completed August 2019

The Webb House

 

The Webb House, a vacant property on 37th Street, was purchased by the Historic Savannah Foundation in September of 2018. This purchase flagged the home for restoration, a victory for preservation efforts; it was the last on a block of Victorian-era mansions that hadn’t been restored. Tragically, a scant two months later, the house caught fire and badly burned in a blaze that consumed the rear of the structure and the entire roof. The structure was seemingly beyond repair. HSF chose Re:Purpose Savannah to deconstruct the remains of the home out of respect for the surviving features and a desire to have the structure researched and documented by our team.

Conditions inside the home were dire. A hoard of personal property was left inside, including several large freezers, multiple huge old-fashioned televisions, and countless bags of mail. The fire, one of the worst of 2018, melted this esoteric material and buried it beneath a layer of debris and ash.

Before our crew could tackle the mess inside, there were immediate safety issues to address. First, one of the three chimneys was looming dangerously without the support of the roof, so we constructed a high scaffold to bring the column down to the remaining structural level. Second, the edges of the burnt roof were hanging precariously over the sides of the house, threatening to fall, so we forged a path to the attic and brought these dangerous elements to the ground. Third, a chunk of the structure that detached during the fire had landed against the neighboring house, causing damage to that mansion. It hung dangerously wedged between the structures, several feet above ground, so we safely maneuvered it the rest of the way down.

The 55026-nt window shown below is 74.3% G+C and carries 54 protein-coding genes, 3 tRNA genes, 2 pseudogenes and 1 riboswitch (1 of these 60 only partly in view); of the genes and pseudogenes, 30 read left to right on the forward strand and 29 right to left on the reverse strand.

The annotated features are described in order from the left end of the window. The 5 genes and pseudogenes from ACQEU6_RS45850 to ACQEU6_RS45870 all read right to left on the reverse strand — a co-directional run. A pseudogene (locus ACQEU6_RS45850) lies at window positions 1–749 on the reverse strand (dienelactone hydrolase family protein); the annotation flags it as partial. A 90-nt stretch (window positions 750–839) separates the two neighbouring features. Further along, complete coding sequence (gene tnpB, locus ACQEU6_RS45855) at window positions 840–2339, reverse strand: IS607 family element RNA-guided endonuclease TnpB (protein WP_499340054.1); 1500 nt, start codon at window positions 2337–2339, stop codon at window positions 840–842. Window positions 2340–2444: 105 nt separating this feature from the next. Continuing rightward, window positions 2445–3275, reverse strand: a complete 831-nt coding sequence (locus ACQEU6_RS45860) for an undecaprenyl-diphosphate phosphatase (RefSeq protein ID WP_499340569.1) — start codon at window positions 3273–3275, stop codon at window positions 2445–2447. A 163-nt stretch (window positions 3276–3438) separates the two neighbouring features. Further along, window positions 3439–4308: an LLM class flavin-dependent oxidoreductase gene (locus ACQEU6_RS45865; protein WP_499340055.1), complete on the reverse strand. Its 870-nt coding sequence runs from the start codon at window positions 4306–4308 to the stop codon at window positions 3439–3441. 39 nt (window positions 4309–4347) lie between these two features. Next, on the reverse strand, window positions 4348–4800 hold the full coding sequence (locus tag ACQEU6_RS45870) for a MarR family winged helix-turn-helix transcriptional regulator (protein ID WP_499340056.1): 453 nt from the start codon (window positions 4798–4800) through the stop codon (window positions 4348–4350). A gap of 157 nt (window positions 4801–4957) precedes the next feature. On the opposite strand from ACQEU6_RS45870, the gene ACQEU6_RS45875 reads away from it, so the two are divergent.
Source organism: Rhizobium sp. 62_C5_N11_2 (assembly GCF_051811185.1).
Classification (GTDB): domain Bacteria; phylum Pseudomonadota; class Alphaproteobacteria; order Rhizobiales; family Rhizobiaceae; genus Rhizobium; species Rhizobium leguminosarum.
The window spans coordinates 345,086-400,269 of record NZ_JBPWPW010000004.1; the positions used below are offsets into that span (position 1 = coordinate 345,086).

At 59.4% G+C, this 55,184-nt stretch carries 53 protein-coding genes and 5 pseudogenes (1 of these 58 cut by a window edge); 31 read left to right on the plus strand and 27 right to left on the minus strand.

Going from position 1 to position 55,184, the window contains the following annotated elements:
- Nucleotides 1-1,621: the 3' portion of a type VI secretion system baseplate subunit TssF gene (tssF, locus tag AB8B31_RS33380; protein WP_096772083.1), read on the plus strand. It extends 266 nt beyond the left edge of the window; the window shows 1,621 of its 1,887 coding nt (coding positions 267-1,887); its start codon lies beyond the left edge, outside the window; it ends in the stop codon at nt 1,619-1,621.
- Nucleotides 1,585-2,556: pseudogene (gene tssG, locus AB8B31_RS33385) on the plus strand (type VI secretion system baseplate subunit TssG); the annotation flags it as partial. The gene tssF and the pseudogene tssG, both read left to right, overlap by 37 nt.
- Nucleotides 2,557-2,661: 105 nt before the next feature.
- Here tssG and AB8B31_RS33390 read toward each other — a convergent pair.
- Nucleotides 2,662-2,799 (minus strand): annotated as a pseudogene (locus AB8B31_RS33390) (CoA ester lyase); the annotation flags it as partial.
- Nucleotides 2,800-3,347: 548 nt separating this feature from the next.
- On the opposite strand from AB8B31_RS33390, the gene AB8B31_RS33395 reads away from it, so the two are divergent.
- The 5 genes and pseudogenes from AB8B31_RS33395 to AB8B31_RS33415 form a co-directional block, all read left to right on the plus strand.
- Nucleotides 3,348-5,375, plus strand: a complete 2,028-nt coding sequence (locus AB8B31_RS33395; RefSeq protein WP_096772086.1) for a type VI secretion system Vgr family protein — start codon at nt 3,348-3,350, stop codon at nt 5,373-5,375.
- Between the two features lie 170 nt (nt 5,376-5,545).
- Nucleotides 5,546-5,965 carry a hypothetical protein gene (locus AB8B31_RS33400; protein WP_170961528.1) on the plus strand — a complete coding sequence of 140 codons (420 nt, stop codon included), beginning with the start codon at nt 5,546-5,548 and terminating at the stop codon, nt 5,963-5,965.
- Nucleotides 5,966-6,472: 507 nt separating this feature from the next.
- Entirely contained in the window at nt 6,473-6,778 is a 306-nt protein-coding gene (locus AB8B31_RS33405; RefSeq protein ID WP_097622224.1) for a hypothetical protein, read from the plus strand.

Then, we tackled the interior. We began with the significant task of sorting building debris for recycling from personal property which had to be landfilled. We discovered, as we excavated, that the hoard had helped preserve elements of the house. The floors and baseboards were in near-perfect condition, having been protected from the blaze. The Webb House, with dazzling original features and significant structural heft, began to emerge. The Historic Savannah Foundation asked critical questions and engaged local experts as the project unfolded, exploring every option for the resurrection—or protection—of the structure. Before long, they approached us with a new direction – could we help them save the Webb House? We devised a new strategy, diverting from a deconstruction track to a preservation track, removing the 1970s era paneling, the original (but beyond repair) plaster, and even the underlying lath, to expose a solid frame with surprisingly minimal damage. Now, engineers, preservationists, and investors all agree…

this house can be saved.  

The Historic Savannah Foundation is currently awaiting a preservation minded buyer to rehabilitate the Webb House back to its former splendor. It is the hope of all involved that the Webb House can once again be a home that is loved for its history, architecture, and charm.

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The History of the Webb House

 

Richard Webb Jr. and his wife Margaret bought the lot on 37th street in 1902 and built their home later that year for a price of $2,500. Richard was born in England and immigrated over with his two siblings and parents who were socially active in the city of Savannah. Richard’s father was a reverend and his mother was a well-known prohibitionist for the women’s temperance movement. Webb Jr. was a clerk for the Ocean Steamship Co. of Savannah at the time he built the home.

BUILT: 1902
ARCHITECT: Unknown

A newspaper article announcing Richard and Margaret’s wooden wedding anniversary celebration, which was held at their residence, the Webb House.